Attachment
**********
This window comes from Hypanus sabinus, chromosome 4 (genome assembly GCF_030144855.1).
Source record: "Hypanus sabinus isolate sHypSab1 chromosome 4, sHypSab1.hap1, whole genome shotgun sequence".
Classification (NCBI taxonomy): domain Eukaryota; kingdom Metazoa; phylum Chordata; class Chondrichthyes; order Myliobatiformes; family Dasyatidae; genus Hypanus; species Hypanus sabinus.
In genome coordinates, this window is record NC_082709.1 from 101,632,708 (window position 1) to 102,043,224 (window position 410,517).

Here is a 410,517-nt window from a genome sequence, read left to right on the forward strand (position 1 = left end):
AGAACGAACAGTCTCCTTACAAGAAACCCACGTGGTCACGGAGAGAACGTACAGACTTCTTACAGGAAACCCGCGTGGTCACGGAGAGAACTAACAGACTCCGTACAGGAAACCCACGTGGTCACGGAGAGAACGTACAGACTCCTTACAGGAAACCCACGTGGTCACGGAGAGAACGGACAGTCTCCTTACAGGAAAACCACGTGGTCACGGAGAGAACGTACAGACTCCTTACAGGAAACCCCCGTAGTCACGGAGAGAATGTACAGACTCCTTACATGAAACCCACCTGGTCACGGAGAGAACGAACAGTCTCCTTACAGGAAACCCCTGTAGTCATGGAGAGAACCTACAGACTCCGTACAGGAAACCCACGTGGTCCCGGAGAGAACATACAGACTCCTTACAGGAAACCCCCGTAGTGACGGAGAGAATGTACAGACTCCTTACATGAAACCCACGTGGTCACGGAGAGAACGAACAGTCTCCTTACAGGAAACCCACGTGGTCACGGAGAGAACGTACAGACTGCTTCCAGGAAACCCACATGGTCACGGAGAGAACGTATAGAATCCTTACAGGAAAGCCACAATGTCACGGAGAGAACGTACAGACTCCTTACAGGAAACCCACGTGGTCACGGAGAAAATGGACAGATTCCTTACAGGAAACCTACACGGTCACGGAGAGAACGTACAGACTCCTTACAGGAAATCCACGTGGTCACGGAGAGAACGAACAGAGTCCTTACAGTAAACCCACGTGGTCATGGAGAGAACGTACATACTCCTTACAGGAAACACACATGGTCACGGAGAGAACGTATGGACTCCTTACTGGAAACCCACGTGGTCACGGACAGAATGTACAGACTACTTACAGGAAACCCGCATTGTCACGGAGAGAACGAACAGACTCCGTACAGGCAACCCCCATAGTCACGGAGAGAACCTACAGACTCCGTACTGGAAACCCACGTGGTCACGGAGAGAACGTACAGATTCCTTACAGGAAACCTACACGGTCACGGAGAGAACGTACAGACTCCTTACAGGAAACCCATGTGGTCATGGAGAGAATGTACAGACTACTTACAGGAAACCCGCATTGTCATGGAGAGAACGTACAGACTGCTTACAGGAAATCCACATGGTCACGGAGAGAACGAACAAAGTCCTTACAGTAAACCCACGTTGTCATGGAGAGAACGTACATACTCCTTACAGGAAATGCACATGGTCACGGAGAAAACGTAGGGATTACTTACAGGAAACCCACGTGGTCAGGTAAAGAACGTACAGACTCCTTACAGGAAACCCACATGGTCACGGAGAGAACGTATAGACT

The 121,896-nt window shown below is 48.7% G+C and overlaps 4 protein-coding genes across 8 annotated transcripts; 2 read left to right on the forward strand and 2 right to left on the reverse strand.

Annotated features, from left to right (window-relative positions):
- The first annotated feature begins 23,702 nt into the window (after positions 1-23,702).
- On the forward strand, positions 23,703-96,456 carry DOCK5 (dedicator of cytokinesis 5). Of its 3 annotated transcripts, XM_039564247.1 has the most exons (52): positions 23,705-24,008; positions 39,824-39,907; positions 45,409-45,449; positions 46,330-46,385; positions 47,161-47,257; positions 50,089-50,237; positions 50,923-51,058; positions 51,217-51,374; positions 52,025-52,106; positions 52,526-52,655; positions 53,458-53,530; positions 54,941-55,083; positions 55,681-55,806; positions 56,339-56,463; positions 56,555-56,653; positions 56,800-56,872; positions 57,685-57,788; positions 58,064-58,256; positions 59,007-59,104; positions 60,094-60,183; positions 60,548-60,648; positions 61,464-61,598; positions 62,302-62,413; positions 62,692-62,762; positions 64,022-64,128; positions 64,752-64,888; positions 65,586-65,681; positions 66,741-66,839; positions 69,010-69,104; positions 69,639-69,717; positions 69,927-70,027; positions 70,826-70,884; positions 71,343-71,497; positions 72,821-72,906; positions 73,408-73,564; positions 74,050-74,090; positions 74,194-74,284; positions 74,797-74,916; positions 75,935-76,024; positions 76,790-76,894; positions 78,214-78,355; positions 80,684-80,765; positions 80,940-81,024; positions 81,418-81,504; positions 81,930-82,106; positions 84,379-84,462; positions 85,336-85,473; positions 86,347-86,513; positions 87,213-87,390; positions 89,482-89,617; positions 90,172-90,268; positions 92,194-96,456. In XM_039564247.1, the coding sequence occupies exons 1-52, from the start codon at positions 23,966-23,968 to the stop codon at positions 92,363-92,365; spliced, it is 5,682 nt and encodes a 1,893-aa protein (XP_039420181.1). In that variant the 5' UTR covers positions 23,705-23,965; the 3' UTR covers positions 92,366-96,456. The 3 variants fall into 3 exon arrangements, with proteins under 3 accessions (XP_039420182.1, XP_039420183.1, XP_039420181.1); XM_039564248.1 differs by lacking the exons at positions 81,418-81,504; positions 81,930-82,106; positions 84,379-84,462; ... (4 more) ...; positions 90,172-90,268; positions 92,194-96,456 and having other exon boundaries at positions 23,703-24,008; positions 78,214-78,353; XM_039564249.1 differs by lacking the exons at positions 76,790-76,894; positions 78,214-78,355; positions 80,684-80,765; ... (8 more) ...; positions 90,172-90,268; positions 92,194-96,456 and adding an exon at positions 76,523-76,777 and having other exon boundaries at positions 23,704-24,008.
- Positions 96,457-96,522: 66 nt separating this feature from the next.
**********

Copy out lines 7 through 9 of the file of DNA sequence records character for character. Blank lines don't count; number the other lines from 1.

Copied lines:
The 121,896-nt window shown below is 48.7% G+C and overlaps 4 protein-coding genes across 8 annotated transcripts; 2 read left to right on the forward strand and 2 right to left on the reverse strand.

Annotated features, from left to right (window-relative positions):
- The first annotated feature begins 23,702 nt into the window (after positions 1-23,702).